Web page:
9:46 a.m. - August 25, 2006
Yes, it’s fall time here at Wabash. And yes, our students are very eager to learn. Being an all-male school, the students really focus on their academic work during the week. Fraternities take pride (well, most of them) in how well their GPA is on campus, with some houses having a 3.0 or better house GPA. In my junior year at college, the Delts (my fraternity) won the Intramural Championship, finished second in GPA, and had two of the best parties on campus that year (Heaven and Hell and Deltona Beach). I wish I had my Heaven and Hell t-shirt still – it featured Opus and Bill the Cat.
Oh, digression, the hallmark of Smed.
The faculty members are eager to get back to teaching as well. During the summer they work on their individual research projects, many times teaming up with students, but during the school year the focus is on teaching. Since there are no grad students about, the professors all teach, and many of them are at Wabash because of their love of teaching and interaction with the students.
We have a new administration this year, as we have replaced our Treasurer, Dean of the College, and President. This could be a shock to the system. Wabash moves at a glacial pace, as it is full of traditions. Of course, the joke is that if something is done two years in a row, it’s a tradition, and if it’s done three years in a row, “It’s always been done here at Wabash!”
Traditions change of course. When I was in school, the phrase “TWR” meant something. It stood for “Typical Wabash Refreshment”, so on Fridays one of the fraternities would hold an all campus bash with a keg and all they’d have to say is “TGIF – FIJI – 4:00 – TWR” and everyone would come with their cups.
But the use of the phrase TWR has totally stopped, sadly.
The new administration hasn’t dimmed what I think is the most intriguing day around here – the day that the various committees are formed and published to the faculty and staff.
This is a small school. The faculty and staff are around 250 people, for 875 or so students. Yet the list of committees is insane. By my count there are 51 committees on campus.
This doesn’t even count the other groups that meet around campus.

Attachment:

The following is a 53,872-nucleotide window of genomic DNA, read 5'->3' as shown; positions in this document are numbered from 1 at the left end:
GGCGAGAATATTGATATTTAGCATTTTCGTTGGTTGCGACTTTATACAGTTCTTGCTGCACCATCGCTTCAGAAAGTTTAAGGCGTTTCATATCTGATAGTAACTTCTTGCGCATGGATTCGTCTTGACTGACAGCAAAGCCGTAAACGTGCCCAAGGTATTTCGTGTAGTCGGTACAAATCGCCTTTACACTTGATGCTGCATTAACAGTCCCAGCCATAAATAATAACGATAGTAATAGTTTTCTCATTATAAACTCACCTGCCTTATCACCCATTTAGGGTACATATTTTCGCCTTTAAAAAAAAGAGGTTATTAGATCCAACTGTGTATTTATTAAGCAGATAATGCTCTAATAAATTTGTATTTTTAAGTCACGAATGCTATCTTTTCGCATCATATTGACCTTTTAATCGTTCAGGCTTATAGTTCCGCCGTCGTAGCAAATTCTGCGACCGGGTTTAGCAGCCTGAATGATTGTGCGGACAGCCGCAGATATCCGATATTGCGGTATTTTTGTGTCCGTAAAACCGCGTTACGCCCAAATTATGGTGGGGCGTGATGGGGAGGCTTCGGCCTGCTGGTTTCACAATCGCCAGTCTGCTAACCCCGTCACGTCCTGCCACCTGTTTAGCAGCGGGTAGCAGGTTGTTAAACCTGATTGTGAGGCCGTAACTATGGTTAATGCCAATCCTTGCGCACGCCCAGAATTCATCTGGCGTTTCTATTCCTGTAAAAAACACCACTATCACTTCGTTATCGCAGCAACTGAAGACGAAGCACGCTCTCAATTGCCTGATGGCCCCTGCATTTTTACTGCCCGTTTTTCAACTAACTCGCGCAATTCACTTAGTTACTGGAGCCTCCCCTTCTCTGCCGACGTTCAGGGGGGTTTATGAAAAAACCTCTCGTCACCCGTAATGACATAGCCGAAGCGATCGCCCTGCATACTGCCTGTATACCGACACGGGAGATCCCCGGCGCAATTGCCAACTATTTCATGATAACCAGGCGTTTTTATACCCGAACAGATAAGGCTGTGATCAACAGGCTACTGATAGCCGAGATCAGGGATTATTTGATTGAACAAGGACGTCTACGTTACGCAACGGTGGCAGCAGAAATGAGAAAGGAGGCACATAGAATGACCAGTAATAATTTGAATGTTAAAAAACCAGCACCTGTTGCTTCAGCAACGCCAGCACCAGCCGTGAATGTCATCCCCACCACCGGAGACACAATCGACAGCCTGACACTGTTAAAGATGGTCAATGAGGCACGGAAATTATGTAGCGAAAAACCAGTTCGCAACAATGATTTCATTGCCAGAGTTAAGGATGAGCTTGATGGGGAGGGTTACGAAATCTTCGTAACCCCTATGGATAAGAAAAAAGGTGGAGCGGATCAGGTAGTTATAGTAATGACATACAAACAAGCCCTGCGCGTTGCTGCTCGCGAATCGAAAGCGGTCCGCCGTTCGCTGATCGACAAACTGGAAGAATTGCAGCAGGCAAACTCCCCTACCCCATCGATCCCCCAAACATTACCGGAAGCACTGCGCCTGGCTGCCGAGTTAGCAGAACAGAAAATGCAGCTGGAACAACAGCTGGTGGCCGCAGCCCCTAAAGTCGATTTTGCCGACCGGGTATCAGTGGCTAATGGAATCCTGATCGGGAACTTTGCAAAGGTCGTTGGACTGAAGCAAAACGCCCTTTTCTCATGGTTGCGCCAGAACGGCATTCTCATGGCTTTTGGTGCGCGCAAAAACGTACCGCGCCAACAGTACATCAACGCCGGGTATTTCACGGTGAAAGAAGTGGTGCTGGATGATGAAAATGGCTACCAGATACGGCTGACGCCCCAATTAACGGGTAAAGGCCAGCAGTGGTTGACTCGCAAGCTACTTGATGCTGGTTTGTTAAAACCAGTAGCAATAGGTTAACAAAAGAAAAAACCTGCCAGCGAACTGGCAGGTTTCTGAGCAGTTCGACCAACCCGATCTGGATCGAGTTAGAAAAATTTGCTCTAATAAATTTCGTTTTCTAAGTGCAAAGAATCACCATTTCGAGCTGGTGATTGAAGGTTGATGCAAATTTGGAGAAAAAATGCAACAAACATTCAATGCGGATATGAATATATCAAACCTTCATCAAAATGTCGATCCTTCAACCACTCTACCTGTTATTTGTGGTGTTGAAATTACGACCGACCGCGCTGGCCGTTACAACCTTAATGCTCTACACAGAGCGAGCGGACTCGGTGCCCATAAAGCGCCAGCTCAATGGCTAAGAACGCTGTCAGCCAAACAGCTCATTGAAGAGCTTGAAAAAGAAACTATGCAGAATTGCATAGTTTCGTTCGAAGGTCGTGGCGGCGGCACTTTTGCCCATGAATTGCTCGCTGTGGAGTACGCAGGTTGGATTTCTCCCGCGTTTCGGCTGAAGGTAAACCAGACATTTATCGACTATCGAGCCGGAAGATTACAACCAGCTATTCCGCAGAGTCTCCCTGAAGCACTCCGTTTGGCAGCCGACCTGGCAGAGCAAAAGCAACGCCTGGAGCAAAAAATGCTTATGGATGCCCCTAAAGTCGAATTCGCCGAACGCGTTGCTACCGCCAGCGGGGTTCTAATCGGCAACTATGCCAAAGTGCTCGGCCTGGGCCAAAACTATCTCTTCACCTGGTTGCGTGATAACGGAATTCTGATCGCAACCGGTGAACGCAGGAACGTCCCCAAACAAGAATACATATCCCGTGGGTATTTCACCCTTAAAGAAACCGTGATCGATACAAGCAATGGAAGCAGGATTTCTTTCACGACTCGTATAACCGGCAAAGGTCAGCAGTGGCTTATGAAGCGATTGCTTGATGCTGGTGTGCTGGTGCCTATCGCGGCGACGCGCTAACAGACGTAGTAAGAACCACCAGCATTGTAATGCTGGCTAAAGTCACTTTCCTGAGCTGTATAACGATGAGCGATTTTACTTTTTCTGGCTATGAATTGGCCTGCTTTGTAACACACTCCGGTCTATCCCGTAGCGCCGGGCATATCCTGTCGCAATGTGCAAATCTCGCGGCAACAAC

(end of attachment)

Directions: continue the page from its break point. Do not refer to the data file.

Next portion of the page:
There are academic committees, of course. There is a committee on Academic Policy, Curriculum Appeals, Agenda, Budget, Faculty Development, Financial Aid, GLCA Academic Council (the GLCA is a group of liberal arts colleges in Indiana, Ohio and Michigan), and College Life.
There are committees on Admissions, Athletics, Gender Issues (yes, at an all male school!), Graduate Fellowships, Lecture Series (Planning), Lecture Series (Implementation), Multicultural Concerns, Off Campus Study, Pre-Engineering, Pre-Health Sciences, Pre-Law, Teacher Education, and Teaching and Learning.
But wait, there’s more. There are committees on Animal Welfare, Accreditation, the Business Sequence, the College Film Series, Community Service, Cultures and Traditions (which is a course that all sophomores must take – it involves a lot of reading and discussion and it’s pretty heady stuff), Dill Internships, Fine Arts Fellowships, Freshman Tutorials (each freshman must take a tutorial about one subject that is of interest to him), Fringe Benefits, Honorary Degrees, Human Research, the Ides of August (when the professors show off their summer research), International Studies, Integrated Marketing, the Lilly Scholarships, the McLain-McTurnan-Arnold Research Scholarships, the Rogge Fund, Safety, Scientific Integrity, Student Insurance, Technology, the Celebration of Undergraduate Research, Wellness, Visiting Artist Series (Planning), and Visiting Artist Series (Implementation).
As you see, there are separate committees for the planning and implementation when we bring in guests to lecture or perform. It’s like they say, “Here you go, we planned it, now you run with it and you’re just going to have to live with what we planned. Mwah-hah-hah!”
But with all of these committees, you would wonder how anything would get done on campus.
Well, I haven’t told you the most important committee of them all.
The Committee on Committees.
Yes, it’s true, Dilbert fans – there is a Committee on Committees.
From what I see, they appoint members to several of the aforemented committees, but really.
If you have that labyrinthine of an organization that you need a Committee on Committees, then you may want to look at your organization.
No, wait, that committee is a tradition, and we don’t want to change traditions. Well, that is, unless they change themselves.